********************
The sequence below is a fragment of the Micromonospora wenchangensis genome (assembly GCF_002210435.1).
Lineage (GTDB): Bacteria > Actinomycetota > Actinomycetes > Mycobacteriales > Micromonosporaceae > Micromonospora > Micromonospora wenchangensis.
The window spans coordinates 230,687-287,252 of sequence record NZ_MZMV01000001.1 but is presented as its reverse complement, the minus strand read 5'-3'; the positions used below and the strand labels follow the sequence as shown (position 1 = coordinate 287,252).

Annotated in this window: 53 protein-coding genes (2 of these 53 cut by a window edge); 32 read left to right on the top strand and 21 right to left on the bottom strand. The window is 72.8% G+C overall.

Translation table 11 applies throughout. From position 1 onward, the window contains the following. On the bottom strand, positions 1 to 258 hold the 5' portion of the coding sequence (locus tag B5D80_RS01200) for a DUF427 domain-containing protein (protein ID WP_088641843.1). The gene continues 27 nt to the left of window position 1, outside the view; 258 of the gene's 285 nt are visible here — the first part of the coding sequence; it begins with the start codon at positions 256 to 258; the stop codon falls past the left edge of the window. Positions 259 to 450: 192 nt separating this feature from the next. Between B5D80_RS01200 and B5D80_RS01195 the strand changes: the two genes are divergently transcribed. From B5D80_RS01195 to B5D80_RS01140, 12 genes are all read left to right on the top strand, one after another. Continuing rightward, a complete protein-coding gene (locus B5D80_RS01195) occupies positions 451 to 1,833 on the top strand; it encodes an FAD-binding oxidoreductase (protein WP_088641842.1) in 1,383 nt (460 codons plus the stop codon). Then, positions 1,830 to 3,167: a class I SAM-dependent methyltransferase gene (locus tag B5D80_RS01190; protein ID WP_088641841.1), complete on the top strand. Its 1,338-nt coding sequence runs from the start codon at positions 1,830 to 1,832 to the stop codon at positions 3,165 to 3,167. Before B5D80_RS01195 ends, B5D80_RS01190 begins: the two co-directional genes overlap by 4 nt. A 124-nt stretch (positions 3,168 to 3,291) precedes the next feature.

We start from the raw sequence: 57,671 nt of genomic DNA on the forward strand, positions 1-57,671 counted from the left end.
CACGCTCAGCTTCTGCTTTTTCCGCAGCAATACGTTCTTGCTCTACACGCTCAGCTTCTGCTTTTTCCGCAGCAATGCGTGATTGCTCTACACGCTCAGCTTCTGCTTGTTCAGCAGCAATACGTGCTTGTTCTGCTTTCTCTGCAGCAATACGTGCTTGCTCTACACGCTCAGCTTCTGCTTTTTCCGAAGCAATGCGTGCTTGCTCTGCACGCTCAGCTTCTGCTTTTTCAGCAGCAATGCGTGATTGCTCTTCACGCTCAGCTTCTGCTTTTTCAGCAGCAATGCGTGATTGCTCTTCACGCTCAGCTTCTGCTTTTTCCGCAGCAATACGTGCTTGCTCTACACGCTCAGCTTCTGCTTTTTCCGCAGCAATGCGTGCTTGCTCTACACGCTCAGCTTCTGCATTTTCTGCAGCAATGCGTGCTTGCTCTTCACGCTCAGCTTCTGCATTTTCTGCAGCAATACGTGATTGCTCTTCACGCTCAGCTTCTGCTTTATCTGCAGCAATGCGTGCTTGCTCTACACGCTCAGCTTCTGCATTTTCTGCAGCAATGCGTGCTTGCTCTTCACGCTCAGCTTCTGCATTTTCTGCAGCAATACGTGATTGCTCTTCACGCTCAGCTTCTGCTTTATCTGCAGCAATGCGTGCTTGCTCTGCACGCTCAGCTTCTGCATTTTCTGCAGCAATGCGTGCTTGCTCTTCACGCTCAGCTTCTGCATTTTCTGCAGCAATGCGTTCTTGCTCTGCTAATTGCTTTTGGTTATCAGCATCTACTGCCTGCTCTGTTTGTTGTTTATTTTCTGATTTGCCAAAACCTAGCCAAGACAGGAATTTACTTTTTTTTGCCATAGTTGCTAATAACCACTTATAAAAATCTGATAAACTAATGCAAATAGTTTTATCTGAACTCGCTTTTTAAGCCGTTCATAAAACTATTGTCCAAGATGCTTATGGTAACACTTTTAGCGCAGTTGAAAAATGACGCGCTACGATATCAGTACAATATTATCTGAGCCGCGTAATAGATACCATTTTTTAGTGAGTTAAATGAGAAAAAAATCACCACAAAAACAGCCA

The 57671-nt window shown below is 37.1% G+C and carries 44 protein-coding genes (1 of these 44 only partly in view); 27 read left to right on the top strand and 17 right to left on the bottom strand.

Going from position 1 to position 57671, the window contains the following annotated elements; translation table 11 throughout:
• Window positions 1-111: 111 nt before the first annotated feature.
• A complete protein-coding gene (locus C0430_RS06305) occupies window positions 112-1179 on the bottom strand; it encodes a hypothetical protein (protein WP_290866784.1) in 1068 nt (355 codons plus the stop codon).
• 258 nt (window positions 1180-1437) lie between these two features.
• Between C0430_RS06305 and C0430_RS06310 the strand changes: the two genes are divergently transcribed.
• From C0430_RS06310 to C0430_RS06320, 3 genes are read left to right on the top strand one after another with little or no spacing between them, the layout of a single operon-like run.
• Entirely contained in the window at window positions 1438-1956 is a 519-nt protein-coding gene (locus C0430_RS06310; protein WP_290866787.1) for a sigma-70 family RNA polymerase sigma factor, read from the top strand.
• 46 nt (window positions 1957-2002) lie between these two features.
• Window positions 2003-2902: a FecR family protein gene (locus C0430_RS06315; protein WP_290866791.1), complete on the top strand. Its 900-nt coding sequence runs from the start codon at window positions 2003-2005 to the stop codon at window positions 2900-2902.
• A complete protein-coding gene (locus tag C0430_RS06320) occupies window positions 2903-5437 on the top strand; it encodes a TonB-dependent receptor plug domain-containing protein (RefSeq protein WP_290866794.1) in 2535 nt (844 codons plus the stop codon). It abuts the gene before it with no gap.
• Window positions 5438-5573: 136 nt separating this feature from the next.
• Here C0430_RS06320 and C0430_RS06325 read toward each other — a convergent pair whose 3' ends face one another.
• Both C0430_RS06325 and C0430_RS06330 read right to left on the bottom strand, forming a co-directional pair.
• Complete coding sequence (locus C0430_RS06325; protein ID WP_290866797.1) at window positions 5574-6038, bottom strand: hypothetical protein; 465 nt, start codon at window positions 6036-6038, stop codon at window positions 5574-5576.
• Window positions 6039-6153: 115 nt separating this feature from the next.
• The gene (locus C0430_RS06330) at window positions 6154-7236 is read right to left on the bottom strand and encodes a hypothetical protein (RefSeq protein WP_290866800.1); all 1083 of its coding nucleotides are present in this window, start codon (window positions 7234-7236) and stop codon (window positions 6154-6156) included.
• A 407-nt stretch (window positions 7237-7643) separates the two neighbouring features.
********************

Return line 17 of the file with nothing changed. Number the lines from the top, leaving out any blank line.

• Window positions 2003-2902: a FecR family protein gene (locus C0430_RS06315; protein WP_290866791.1), complete on the top strand. Its 900-nt coding sequence runs from the start codon at window positions 2003-2005 to the stop codon at window positions 2900-2902.